Why Does My Dog Bark On Walks?

Mar 6 / Sally Gutteridge
A barky dog on walks is a common problem. He might bark at other dogs, people, cars or something more specific - like kids on bikes. This type of behaviour is communication and although it might be loud and inconvenient, all communication is good because it’s the basis of understanding.

If your dog barks at things on walks he has reasons that are unique to him. Common reasons include fear and confusion. The fundamental basis for the behaviour though is that your dog believes it’s the only way he can react to something that makes him uncomfortable.

Every behaviour begins inside the dog. The outward signs we see are indicative of the dog’s inner state. So, if your dog acts chaotically it’s because something has made him chaotic inside. If you take some time to look at the environment at exactly the point your dog’s behaviour changes on a walk – you will see why he’s barking.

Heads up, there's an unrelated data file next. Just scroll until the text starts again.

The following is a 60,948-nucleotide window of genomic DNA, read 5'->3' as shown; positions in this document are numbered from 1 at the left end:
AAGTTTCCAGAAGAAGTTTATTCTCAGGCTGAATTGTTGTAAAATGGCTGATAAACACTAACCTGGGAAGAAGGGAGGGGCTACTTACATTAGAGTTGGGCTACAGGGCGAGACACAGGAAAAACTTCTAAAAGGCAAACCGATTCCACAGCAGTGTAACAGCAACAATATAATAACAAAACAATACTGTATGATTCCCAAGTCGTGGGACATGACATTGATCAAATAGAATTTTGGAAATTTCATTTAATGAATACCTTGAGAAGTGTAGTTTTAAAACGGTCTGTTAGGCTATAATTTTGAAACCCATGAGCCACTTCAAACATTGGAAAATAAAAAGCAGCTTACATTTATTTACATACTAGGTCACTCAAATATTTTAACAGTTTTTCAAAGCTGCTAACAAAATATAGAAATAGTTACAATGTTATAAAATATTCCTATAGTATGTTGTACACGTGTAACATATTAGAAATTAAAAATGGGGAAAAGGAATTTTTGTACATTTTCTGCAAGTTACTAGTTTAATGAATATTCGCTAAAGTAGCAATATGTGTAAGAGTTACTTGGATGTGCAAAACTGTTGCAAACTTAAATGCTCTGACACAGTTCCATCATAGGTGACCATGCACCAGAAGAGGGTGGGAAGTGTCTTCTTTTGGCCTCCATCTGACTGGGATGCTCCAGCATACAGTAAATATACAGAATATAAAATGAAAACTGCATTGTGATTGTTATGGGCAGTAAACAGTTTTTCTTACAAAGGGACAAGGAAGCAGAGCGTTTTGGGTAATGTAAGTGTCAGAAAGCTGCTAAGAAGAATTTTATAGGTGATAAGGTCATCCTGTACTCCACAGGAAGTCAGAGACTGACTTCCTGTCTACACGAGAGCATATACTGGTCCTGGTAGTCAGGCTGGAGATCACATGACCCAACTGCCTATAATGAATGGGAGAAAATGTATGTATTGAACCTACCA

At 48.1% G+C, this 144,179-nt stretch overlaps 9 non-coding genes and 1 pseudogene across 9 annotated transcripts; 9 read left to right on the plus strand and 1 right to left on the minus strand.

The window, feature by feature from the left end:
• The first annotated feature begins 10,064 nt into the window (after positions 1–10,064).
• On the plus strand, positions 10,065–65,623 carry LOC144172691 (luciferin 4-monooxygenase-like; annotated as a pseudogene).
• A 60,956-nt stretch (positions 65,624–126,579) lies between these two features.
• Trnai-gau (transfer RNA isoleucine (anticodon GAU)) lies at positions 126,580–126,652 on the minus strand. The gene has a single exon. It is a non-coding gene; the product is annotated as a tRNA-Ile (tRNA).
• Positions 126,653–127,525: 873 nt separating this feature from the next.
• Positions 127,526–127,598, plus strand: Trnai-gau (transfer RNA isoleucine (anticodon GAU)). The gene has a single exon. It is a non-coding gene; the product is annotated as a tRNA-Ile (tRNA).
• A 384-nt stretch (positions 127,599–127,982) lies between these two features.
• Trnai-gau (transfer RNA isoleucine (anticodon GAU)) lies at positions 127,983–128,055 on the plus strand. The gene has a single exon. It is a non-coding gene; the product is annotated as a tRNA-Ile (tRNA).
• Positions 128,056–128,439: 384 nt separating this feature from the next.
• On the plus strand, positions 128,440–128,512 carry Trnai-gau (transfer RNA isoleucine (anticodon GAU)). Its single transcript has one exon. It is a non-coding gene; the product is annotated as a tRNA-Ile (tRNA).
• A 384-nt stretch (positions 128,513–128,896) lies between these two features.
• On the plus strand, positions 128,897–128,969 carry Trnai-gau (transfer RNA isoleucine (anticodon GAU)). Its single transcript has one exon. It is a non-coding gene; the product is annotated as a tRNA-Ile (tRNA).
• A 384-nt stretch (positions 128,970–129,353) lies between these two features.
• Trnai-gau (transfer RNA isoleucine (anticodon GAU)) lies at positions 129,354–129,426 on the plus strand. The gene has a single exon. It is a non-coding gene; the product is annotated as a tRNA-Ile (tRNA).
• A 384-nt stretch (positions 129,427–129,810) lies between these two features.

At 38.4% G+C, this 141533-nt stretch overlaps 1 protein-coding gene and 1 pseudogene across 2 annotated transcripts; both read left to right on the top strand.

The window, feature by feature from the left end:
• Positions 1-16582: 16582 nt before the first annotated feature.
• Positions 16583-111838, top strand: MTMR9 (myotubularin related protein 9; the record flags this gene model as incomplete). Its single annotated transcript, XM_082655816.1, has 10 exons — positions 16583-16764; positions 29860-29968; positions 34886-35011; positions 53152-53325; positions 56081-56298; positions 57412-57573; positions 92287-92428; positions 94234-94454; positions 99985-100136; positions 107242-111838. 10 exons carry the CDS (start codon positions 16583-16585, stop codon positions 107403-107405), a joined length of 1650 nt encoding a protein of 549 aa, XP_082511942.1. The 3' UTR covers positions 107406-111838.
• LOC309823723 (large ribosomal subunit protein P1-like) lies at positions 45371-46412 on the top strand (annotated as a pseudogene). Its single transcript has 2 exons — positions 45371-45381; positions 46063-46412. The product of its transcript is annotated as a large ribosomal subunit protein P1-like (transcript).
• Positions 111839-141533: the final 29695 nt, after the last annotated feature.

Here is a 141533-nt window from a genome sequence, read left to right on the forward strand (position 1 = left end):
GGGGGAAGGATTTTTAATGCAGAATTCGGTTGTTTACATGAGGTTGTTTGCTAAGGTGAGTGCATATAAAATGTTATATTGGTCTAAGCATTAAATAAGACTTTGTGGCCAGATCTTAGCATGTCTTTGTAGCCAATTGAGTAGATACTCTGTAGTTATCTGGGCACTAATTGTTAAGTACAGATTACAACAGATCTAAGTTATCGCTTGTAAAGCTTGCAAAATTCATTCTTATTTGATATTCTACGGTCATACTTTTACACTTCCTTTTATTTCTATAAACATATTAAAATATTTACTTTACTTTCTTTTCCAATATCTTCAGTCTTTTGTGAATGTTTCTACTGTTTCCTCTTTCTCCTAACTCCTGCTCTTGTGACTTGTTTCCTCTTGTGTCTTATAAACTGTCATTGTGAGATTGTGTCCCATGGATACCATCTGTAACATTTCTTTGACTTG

Your dog will bark if sees something that makes him feel like he must protect himself, to stay safe. He may have learned that the specific thing is a threat, something to be scared of or he simply might not know what it is so errs on the side of defensive caution. When he sees the thing that makes him bark, your dog’s stress reaction occurs – because he thinks he’s in danger. So, he barks to try and chase the scary thing away. At this point your dog may be on a lead – which makes him feel trapped and vulnerable, as the scary thing advances towards him. The stress reaction escalates, and your dog may get frantic.

There’s an easy solution to this though and one that will always work. Recognise what worries your dog and don’t take him close to the thing he can’t cope with, before he’s ready.

Early signs that your dog’s internal state is changing include lip licking, a nose lick, focussing on something in the distance, tension or a yawn. Your dog may barely show these if he’s used to barking on a walk. Yet if you increase the distance, maintaining his safe space your dog will start to show them more often.

Change your approach to walks for a while. Instead of walking paths and trails with the need to pass lots of others, go to fields where you can easily maintain your dog’s safe space by whipping around and walking the other way, when you see something your dog will usually bark at. Helping your dog to keep his safe space is the first step to relaxing walks. Then you can work on re-introducing the scary stuff bit by bit, at a level he can cope with.

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